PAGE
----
3 hours ago
Tuesday, 29 April 2014
Film: 'LABOR DAY'
This film was actually released here a few weeks ago but I'd forgotten about the risibly absurd premise that the story is based on. If I'd recalled what had been said I'd probably have thought twice, but I caught it today on a screening obviously intended to mop up mugs like me who hadn't seen it up to now. And - oh dear!
Kate Winslet, divorced mother of a 12(?)-year-old son, on a routine shopping trip is approached by escaped convict Josh Brolin in a store. (Cue a bit of 'regulation' shop-lifting!) He, bleeding a bit and with leg injured by his escape jump out of a window, implies threat to her accompanying son if she doesn't drive him away (to her house!) in order to rest his leg "just for a few hours". To be fair, she puts on all the concern, apprehension and fear which the script calls for, especially when he discloses that he's on the run from a sentence for murder. All this happens in the first ten minutes.
Well, I was going to say "to cut a long story short" but you don't really have to wait that long before he's moved in, helping around the house, mending the car, giving the son baseball tips - even ironing, for goodness sake! But all that's as nothing compared with his showing both mother and son how to make........a peach pie! So is that the apex of his talents? Not by a long chalk! Before you can say "Bossa Nova!", gammy leg notwithstanding ('scuse the pun), he's teaching her how to dance! You'll have gathered that by now the scales have long since fallen from her eyes and she sees him for the fine and caring specimen of manhood that he is. One assumes that by now or very soon they are bonking with gay abandon. (True love sure works in mysterious ways!) Thankfully we are spared the sight of any such bed scene, which would surely have been accompanied by sultry, sexy, saxophone sounds, though I'd bet such a scene finished up on the cutting room floor - where nearly all the rest of this shameless farrago deserved to be. While they're watching TV there's a flash warning about her 'guest', telling all to be alert to this convict who's escaped from an 18-year murder sentence. But is she deterred while she lovingly rests her head on his shoulder. Not a bit of it! (What's the odd murder between friends?) How about another dance?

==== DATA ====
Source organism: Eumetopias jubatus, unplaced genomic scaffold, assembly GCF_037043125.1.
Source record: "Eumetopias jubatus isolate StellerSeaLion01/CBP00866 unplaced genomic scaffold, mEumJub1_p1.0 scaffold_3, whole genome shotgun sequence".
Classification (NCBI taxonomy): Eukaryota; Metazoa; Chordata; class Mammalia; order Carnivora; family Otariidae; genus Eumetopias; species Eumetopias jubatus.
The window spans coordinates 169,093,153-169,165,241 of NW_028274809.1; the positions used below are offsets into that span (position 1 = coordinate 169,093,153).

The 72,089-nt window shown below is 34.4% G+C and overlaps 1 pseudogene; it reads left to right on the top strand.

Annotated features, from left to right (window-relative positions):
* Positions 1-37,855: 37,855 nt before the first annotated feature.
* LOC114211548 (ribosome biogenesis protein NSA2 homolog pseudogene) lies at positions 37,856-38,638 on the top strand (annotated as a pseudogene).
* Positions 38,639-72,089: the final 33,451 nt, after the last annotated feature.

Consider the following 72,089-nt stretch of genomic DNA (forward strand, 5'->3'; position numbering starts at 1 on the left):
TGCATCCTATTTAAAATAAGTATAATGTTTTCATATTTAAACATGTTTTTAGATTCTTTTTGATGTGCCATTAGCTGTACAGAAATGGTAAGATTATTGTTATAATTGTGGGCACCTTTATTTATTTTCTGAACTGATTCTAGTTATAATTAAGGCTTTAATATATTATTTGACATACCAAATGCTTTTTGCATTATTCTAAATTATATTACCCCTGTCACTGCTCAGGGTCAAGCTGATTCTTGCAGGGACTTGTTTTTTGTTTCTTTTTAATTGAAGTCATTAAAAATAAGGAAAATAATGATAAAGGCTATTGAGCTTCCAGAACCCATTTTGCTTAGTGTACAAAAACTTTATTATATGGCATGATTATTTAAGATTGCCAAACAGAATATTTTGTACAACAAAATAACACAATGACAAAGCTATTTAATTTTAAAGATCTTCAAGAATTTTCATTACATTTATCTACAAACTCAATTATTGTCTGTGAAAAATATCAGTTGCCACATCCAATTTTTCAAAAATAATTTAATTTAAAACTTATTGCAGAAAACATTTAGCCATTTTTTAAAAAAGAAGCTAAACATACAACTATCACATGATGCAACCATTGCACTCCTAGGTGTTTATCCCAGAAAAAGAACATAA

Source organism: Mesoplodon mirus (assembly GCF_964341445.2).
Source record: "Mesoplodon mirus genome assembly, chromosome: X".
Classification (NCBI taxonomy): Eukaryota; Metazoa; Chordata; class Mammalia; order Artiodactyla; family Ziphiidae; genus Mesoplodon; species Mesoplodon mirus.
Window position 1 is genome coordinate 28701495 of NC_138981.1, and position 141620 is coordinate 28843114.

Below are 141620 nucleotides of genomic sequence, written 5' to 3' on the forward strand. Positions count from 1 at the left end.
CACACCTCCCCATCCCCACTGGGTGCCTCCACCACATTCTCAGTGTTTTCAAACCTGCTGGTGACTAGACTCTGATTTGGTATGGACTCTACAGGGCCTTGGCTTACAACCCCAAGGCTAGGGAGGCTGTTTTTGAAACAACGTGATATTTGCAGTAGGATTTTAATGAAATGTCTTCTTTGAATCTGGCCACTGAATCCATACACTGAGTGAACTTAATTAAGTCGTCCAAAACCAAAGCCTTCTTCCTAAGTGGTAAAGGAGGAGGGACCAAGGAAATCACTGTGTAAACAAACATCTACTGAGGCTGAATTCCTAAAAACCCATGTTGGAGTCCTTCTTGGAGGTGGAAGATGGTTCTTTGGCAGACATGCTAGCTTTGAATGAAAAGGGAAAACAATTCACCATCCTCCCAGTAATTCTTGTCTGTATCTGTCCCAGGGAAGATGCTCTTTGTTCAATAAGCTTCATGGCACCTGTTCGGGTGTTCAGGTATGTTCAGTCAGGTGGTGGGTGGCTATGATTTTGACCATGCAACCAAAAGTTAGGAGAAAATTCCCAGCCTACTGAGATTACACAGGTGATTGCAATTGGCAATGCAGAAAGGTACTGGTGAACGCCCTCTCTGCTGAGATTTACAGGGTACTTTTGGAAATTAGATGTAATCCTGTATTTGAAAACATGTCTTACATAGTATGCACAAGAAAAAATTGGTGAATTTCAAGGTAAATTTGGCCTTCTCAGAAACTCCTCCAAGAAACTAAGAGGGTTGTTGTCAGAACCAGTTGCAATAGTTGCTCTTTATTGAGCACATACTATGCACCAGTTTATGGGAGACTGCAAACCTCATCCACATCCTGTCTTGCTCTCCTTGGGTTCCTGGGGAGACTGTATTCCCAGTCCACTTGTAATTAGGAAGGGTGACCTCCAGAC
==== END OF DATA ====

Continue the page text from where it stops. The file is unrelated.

Of course his presence in the house has to be kept scrupulously under wraps, with police on the streets and his mug-shot nailed to trees - while all the while the son is, understandably, far from happy at the developing relationship.
I must, however, give due positive regard to a few minutes towards the end of the film where director Ivan Reitman (the good 'Juno' + 'Thank You For Smoking' among his worthier credits) really cranks up the suspense most effectively. Unfortunately, this is soon dissipated in an extended epilogue over several scenes, long outstaying its welcome. I wanted to scream "Yes, we get it. Now let it GO!!!"
It would have been nice to say that one could just forget the ludicrous notion that the Winslet character would so easily fall for a sinister, convicted murderer to the extent of 'shielding' him from due justice, and just get on with enjoying the rest of the film. But there's no getting away from it. Their situation looms large in every single scene so you're not allowed to forget it.
Nothing else to say, really. Don't know why I'm giving it this score - let's just say it's for those suspenseful few minutes near the close ....................................2/10